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Deciding Whether to Implement DFS

Updated: March 28, 2003

Applies To: Windows Server 2003, Windows Server 2003 R2, Windows Server 2003 with SP1, Windows Server 2003 with SP2

Organizations of any size, with any number of file servers, can benefit from implementing DFS. DFS is especially beneficial for organizations in which any of the following conditions exist:

  • The organization plans to deploy additional file servers or consolidate existing file servers.

  • The organization has data that is stored in multiple file servers.

  • The organization wants to replace physical servers or shared folders without affecting how users access the data.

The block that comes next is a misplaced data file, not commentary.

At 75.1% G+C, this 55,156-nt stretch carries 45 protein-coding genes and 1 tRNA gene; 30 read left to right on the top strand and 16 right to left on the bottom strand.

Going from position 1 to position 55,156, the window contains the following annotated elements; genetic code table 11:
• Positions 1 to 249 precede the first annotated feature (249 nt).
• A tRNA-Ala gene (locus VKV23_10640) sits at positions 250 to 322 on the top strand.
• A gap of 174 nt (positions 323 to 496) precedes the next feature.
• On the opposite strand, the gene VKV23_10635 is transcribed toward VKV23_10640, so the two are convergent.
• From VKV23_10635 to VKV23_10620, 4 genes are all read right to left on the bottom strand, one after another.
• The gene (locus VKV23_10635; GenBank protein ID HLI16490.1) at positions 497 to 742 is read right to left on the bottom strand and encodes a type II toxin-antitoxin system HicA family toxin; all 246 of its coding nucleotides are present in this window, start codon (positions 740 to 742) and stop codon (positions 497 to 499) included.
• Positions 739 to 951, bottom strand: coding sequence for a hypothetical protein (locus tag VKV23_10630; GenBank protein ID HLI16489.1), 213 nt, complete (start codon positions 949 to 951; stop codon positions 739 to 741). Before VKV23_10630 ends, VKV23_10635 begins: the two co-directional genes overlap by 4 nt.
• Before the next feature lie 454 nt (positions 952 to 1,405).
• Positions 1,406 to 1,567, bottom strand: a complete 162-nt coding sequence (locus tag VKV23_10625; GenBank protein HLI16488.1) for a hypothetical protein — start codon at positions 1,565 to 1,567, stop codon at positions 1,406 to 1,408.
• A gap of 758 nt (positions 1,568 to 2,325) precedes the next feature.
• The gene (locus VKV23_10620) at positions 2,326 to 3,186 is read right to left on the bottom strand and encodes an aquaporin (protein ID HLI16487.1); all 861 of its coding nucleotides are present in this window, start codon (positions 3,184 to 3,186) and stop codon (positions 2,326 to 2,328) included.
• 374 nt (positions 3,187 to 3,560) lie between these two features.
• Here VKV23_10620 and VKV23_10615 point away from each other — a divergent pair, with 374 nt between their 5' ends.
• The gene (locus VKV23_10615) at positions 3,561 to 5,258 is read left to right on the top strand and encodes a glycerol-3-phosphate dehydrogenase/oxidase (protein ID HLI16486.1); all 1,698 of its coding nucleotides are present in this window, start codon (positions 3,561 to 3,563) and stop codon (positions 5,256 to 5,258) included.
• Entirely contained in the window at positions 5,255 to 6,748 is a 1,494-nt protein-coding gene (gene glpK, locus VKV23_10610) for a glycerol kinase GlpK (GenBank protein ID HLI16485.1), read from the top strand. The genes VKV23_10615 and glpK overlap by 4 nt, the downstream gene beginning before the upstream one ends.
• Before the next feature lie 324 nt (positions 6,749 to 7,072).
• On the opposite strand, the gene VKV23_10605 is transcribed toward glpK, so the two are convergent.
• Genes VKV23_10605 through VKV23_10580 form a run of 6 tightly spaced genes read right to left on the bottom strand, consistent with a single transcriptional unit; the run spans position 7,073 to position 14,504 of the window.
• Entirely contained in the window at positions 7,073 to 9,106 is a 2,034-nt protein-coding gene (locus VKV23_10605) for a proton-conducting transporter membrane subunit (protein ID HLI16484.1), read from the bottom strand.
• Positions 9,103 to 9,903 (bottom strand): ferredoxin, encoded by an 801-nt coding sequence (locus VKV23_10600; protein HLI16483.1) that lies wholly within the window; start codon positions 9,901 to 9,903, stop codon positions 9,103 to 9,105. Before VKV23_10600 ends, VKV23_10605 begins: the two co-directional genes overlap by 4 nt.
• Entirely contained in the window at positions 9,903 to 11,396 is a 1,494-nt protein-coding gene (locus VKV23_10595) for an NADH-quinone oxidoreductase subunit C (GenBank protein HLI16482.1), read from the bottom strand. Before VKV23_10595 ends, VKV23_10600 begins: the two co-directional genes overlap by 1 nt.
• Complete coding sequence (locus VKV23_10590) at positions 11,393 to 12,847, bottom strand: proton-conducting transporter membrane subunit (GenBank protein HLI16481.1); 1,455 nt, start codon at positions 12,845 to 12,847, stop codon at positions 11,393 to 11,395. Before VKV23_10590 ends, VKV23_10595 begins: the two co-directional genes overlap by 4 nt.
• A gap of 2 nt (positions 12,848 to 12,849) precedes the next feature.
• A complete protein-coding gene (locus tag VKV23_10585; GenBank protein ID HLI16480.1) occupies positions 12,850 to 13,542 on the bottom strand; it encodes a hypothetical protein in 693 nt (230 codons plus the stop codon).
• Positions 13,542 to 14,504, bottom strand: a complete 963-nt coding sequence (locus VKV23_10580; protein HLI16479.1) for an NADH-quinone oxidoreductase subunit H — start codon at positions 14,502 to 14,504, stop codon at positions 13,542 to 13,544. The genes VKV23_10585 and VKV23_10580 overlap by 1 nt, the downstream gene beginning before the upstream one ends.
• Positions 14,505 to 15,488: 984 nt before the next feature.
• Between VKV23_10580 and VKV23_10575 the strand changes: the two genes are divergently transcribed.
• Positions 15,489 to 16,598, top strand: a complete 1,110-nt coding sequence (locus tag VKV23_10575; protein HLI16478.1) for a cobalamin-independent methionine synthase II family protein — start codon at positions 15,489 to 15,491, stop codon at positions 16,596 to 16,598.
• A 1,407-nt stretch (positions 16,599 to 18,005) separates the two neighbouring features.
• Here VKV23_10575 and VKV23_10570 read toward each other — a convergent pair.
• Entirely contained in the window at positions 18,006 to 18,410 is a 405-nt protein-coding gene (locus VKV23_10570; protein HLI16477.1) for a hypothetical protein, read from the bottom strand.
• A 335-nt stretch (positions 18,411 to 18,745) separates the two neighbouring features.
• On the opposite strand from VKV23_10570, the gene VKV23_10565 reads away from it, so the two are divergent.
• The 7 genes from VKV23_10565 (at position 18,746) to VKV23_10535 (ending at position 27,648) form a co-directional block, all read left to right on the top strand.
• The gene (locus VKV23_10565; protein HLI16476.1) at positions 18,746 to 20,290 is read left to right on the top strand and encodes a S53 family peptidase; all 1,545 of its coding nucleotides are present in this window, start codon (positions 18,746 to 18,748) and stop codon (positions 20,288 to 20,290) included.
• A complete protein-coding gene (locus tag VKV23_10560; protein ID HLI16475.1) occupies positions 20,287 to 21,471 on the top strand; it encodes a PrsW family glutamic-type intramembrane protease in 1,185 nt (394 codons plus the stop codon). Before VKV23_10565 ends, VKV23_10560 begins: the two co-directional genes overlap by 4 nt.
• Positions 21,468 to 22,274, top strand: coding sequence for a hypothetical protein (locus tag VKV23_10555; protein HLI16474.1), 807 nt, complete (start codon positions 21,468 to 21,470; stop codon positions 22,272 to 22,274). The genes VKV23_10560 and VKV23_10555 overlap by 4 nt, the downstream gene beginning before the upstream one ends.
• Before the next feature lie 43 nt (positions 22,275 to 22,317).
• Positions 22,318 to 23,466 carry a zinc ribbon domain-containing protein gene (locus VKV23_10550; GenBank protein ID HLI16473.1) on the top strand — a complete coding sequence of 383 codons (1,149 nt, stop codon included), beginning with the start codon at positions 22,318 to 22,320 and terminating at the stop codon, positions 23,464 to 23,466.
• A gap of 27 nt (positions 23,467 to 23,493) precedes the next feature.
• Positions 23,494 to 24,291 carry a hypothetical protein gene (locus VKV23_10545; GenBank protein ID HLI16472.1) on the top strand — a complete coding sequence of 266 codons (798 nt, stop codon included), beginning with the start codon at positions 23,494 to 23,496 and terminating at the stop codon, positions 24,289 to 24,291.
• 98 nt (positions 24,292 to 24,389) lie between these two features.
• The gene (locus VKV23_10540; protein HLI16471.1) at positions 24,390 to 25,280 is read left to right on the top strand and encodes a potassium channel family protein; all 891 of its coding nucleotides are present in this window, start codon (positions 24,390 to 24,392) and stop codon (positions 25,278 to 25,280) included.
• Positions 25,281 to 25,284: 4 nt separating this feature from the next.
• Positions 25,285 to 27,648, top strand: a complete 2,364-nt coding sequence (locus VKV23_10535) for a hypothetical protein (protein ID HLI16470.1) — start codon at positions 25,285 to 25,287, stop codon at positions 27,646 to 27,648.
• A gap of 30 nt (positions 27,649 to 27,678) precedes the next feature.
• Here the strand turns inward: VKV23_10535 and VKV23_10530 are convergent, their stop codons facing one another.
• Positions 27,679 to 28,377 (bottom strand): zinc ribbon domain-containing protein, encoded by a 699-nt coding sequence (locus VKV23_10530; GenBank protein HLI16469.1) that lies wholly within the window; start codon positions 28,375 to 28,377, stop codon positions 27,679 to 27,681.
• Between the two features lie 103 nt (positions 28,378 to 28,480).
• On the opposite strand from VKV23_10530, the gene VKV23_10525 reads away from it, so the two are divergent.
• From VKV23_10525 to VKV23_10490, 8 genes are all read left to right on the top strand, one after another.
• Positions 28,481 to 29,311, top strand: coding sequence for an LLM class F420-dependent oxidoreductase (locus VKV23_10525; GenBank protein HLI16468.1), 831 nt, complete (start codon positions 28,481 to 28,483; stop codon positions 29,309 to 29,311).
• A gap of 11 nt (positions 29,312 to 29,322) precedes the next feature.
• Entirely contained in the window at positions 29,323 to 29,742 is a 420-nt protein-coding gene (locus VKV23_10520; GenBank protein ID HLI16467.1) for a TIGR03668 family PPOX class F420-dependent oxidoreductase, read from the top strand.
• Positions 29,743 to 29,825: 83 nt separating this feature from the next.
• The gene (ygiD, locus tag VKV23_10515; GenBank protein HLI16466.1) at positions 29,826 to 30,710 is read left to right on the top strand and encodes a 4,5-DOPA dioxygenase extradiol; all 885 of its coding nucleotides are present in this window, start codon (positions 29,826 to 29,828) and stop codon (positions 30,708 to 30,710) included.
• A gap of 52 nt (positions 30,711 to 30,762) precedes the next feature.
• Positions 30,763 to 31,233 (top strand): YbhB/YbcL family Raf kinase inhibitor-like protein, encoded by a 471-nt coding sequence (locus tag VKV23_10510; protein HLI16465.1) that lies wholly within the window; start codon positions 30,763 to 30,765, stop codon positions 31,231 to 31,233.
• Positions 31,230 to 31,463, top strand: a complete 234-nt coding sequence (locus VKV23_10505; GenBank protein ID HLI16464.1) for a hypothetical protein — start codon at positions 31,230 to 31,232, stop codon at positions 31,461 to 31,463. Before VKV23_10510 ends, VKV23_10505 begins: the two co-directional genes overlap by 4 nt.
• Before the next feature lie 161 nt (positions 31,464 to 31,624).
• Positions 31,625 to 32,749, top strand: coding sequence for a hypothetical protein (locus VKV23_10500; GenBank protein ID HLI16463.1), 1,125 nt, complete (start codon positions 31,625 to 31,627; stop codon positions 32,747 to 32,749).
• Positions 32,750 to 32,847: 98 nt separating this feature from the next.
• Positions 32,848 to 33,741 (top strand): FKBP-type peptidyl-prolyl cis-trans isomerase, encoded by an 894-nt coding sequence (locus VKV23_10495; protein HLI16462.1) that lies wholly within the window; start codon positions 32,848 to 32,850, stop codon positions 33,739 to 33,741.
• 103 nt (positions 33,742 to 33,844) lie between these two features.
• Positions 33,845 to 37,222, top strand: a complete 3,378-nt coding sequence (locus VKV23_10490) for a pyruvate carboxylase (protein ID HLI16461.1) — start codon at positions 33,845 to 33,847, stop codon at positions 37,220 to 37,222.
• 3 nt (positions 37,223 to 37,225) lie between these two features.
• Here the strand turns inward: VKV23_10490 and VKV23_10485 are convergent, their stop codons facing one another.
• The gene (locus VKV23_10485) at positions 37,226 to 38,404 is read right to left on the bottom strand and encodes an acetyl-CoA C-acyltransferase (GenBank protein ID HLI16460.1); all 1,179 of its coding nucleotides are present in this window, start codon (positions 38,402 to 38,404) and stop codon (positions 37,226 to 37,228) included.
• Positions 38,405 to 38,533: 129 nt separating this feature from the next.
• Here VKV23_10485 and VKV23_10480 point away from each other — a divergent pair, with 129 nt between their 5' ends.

• The organization has data located on servers in multiple sites and wants clients to connect to the closest servers.

  • Most users require access to multiple file servers.

  • Users experience delays when accessing file servers during peak usage periods.

  • Users require uninterrupted access to file servers.

Even if you are busy planning your organization’s migration to Windows Server 2003, you can make plans to implement DFS without immediately designing your entire namespace. You do not need to deploy DFS all at one time; you can choose to add as much or as little of your organization’s physical storage as you need to the DFS namespace, at a pace that works with your overall migration schedule.

When deciding whether to implement DFS, do the following:

  1. Review DFS terminology.

  2. Review the benefits of using DFS.

  3. Evaluate clients and servers for compatibility.

The following sections describe each of these steps.

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